Certainly when Christopher Columbus landed on Playa Las Flechas (Arrows Beach) back in the 1400s he didn’t expect to be welcomed by a fusillade of arrows from the Taínos living along the southern coast of the Península de Samaná , but that is exactly what happened. Unfortunately, the Taínos made a grave mistake by helping Columbus to subjugate their fellow tribesmen, and it set the tone for many centuries of a turbulent history. Everyone wanted the peninsula. Pirates would hide out here, ex-slaves and African refugees settled here, various nations eyed it for outposts and bases.
The Samaná Peninsula, on very old maps, is sometimes shown as an island. The Río Yuna’s estuary now flows into the Bahía de Samaná, but there once was a channel that reached all the way up to the northern coast, creating a marshy waterway across the stretched neck of the peninsula.
Crafty pirates used this channel as an escape route to evade the Spanish. Back then, buccaneers loved Samaná for just the sort of escapist vibe the channel evoked. It seems that to this day, Samaná acts more like an island unto itself because of this history. It has a tradition of being the adopted home of invaders, violators, expatriates, and those with wanderlust.
Hundreds of years later, the former marshy waterway is now a fertile stretch of land on which rice grows easily (near the town of Sánchez ), the pirate ships have all buried themselves in the waters offshore, and the expats have opened businesses.
In 1756 Spain established Santa Bárbara de Samaná  and populated it with settlers from the Canary Islands. The land was then given up to Napoleon Bonaparte in an agreement that he give up some French-controlled land back in Spain. Even though Napoleon loved the area, he was later forced to give it up by separate British and Haitian invasions.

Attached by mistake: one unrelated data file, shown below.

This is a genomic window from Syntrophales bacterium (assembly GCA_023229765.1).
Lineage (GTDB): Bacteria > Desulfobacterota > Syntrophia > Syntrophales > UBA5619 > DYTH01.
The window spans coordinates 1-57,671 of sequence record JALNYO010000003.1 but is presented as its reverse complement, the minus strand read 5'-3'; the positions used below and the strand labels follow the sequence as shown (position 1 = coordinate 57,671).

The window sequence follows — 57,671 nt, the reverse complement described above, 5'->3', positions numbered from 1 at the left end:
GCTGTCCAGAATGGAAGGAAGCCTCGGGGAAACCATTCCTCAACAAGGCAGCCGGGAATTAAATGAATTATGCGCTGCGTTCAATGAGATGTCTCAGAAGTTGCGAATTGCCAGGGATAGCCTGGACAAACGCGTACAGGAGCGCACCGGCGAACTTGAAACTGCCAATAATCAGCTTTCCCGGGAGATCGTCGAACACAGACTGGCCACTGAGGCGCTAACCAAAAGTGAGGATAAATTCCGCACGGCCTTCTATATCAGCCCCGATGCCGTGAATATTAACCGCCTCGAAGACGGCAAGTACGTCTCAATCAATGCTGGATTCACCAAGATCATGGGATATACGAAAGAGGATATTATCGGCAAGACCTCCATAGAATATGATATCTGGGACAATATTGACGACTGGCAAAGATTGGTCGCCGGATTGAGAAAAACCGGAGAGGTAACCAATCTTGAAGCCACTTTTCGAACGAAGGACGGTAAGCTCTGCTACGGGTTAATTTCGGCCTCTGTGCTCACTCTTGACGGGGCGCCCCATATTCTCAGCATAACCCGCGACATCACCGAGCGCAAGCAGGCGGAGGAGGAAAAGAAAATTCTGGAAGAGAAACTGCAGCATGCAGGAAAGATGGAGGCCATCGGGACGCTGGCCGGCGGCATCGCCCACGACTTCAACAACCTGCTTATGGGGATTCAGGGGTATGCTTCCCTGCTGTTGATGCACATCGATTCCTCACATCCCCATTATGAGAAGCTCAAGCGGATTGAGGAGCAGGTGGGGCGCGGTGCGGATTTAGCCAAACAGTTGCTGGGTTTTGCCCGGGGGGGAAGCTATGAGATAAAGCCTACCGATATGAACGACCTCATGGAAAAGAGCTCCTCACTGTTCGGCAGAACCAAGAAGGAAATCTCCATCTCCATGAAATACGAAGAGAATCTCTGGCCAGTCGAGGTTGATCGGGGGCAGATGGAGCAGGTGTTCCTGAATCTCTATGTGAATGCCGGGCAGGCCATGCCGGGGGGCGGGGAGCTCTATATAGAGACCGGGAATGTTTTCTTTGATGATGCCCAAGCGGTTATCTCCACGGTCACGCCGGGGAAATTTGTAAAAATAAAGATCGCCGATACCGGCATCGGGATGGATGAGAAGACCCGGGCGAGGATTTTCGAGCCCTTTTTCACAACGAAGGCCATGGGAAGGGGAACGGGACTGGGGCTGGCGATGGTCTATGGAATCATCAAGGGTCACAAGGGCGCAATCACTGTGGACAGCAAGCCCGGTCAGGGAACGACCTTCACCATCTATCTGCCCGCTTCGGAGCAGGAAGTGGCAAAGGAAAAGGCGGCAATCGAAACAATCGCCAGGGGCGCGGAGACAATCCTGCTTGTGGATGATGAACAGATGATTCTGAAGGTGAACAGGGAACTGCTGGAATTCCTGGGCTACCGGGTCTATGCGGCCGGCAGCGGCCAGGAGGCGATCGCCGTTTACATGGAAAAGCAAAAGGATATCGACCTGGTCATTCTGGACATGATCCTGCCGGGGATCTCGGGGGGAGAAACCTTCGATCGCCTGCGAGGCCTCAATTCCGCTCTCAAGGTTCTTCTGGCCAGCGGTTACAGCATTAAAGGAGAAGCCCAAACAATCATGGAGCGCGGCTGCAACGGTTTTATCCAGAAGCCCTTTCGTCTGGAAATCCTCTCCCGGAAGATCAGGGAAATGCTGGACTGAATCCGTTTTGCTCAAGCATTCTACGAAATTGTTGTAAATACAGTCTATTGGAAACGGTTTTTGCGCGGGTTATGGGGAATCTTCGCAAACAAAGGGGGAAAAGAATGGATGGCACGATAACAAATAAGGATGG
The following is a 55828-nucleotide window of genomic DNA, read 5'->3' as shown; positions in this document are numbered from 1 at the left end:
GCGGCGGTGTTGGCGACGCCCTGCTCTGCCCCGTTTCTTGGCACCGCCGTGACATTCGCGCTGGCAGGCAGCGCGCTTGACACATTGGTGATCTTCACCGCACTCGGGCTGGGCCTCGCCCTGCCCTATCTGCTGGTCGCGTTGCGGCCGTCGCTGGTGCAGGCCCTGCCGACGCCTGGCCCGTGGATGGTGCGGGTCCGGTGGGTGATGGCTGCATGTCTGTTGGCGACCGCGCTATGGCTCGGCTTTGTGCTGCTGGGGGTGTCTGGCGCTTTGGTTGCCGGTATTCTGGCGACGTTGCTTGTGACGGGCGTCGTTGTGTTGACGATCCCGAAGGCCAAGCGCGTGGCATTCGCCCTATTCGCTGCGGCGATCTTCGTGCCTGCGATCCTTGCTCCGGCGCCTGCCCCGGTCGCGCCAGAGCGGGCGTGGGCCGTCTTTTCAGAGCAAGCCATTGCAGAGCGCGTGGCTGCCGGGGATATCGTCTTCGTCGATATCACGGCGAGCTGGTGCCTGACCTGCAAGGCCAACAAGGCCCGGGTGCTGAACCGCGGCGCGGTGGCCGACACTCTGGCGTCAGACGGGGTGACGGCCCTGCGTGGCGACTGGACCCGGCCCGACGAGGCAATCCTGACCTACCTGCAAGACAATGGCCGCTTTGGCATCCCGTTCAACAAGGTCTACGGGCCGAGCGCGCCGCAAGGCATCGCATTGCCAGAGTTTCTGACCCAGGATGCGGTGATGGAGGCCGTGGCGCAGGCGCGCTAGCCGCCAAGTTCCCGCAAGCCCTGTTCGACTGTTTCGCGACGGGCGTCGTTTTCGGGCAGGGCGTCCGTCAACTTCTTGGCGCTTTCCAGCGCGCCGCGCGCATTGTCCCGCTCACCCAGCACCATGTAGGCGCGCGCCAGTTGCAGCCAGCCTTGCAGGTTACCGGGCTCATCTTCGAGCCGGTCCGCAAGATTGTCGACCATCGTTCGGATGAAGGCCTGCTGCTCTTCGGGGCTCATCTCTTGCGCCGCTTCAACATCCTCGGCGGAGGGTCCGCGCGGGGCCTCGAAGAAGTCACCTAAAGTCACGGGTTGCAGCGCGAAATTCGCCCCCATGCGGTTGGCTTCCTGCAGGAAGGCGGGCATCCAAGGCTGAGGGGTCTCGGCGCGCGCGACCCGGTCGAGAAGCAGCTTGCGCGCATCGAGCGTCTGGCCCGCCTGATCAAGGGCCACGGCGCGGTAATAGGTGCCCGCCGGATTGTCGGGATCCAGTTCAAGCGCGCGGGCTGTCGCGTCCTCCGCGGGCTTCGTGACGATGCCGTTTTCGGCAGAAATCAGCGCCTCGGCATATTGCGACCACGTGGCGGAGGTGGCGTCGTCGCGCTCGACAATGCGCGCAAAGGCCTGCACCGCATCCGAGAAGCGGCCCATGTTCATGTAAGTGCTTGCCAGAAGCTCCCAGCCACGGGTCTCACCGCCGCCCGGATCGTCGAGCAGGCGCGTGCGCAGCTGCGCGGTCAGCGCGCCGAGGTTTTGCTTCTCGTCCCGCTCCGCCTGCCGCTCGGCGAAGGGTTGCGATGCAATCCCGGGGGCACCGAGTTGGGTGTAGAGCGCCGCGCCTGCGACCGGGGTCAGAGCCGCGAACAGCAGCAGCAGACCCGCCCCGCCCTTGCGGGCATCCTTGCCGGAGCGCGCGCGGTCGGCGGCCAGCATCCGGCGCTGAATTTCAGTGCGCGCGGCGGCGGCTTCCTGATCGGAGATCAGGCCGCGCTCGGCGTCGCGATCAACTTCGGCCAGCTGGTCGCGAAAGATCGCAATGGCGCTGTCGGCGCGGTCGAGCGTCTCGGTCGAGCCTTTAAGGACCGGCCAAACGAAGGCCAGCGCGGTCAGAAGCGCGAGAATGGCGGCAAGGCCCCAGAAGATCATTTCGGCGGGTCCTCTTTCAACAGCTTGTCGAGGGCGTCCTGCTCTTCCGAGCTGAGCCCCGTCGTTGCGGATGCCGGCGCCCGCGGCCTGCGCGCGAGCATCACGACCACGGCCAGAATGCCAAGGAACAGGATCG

The United States brought freed slaves to Samaná in the 1820s. The United States had its eye on the Península de Samaná  as a potential naval base in the latter part of the 1800s. President Buenaventura Báez was all for it. It meant money and weapons and power for him. But the U.S. Senate rejected the deal. Báez, desperate for any deal, offered a 99-year lease up to a private company, giving them total political rule over Samaná, but, fortunately (as Dominicans see it) the deal fell through and Samaná stayed a part of the Dominican Republic . The Americans, for the time being, seemed otherwise occupied with Cuba’s Guantanamo Bay, until World War I when they again occupied the area in an effort to keep Germany out and from establishing a base on the island.
Today, evidence of the mix of cultures that have settled here over the centuries can be seen in the last names of residents (left over from freed American slaves) as well as a language that developed as a result of the English, French, and German immigrants.